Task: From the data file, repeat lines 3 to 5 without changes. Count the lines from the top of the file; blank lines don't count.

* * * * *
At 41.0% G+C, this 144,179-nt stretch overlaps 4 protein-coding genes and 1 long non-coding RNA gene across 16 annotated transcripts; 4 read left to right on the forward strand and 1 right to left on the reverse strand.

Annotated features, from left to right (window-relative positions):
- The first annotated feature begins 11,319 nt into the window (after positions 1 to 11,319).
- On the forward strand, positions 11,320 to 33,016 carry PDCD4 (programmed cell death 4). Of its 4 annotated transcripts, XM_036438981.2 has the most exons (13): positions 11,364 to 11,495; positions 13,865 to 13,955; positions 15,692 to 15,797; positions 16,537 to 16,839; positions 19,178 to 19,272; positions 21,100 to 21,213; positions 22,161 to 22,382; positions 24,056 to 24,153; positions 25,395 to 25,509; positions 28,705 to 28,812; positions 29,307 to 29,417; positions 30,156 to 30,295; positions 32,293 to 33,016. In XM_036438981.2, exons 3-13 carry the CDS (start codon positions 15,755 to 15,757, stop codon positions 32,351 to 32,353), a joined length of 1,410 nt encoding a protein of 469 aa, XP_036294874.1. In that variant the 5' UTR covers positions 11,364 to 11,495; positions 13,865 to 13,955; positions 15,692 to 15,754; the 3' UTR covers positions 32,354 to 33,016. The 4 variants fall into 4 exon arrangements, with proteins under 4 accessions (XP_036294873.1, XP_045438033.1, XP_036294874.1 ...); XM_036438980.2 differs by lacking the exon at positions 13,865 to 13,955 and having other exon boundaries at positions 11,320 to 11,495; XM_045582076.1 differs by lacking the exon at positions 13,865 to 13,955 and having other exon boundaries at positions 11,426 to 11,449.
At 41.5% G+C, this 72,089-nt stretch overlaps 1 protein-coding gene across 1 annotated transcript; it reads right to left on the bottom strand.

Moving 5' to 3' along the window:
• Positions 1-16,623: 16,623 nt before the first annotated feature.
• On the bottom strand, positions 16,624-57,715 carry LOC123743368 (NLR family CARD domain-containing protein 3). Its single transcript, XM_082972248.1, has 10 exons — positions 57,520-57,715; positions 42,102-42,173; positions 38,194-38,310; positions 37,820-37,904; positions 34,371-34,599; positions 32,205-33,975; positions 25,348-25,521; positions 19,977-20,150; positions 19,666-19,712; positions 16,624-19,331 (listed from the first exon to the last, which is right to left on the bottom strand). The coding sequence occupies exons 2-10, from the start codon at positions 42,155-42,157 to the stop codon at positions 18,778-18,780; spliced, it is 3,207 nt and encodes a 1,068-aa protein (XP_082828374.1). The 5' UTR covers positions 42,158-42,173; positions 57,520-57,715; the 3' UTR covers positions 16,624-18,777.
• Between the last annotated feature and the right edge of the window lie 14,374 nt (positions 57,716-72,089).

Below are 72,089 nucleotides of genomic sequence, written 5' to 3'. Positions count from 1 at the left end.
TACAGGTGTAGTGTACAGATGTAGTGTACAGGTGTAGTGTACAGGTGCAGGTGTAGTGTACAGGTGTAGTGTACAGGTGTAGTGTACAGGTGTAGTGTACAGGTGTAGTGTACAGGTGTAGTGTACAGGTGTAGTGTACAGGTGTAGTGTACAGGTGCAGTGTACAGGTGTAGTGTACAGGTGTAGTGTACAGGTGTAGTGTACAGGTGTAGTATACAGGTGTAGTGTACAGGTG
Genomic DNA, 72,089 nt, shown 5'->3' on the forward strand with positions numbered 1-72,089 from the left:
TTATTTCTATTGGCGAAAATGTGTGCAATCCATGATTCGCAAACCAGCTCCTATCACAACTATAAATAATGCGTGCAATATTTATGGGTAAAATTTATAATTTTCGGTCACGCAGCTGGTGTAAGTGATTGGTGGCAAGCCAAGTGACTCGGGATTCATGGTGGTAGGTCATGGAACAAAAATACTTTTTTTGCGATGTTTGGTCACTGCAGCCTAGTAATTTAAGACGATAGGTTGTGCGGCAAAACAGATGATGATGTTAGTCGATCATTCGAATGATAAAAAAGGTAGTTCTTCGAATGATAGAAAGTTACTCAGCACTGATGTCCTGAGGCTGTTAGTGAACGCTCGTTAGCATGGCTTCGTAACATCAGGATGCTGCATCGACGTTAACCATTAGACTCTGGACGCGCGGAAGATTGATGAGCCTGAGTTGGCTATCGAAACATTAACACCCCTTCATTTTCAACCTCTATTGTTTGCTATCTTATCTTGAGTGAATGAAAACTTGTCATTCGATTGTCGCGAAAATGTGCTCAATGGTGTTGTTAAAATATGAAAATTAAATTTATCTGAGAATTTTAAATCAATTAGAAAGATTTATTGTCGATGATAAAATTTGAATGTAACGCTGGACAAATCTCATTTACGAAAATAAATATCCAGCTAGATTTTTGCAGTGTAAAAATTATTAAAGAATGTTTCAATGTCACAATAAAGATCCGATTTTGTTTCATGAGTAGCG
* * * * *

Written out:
- The first annotated feature begins 11,319 nt into the window (after positions 1 to 11,319).
- On the forward strand, positions 11,320 to 33,016 carry PDCD4 (programmed cell death 4). Of its 4 annotated transcripts, XM_036438981.2 has the most exons (13): positions 11,364 to 11,495; positions 13,865 to 13,955; positions 15,692 to 15,797; positions 16,537 to 16,839; positions 19,178 to 19,272; positions 21,100 to 21,213; positions 22,161 to 22,382; positions 24,056 to 24,153; positions 25,395 to 25,509; positions 28,705 to 28,812; positions 29,307 to 29,417; positions 30,156 to 30,295; positions 32,293 to 33,016. In XM_036438981.2, exons 3-13 carry the CDS (start codon positions 15,755 to 15,757, stop codon positions 32,351 to 32,353), a joined length of 1,410 nt encoding a protein of 469 aa, XP_036294874.1. In that variant the 5' UTR covers positions 11,364 to 11,495; positions 13,865 to 13,955; positions 15,692 to 15,754; the 3' UTR covers positions 32,354 to 33,016. The 4 variants fall into 4 exon arrangements, with proteins under 4 accessions (XP_036294873.1, XP_045438033.1, XP_036294874.1 ...); XM_036438980.2 differs by lacking the exon at positions 13,865 to 13,955 and having other exon boundaries at positions 11,320 to 11,495; XM_045582076.1 differs by lacking the exon at positions 13,865 to 13,955 and having other exon boundaries at positions 11,426 to 11,449.
At 41.5% G+C, this 72,089-nt stretch overlaps 1 protein-coding gene across 1 annotated transcript; it reads right to left on the bottom strand.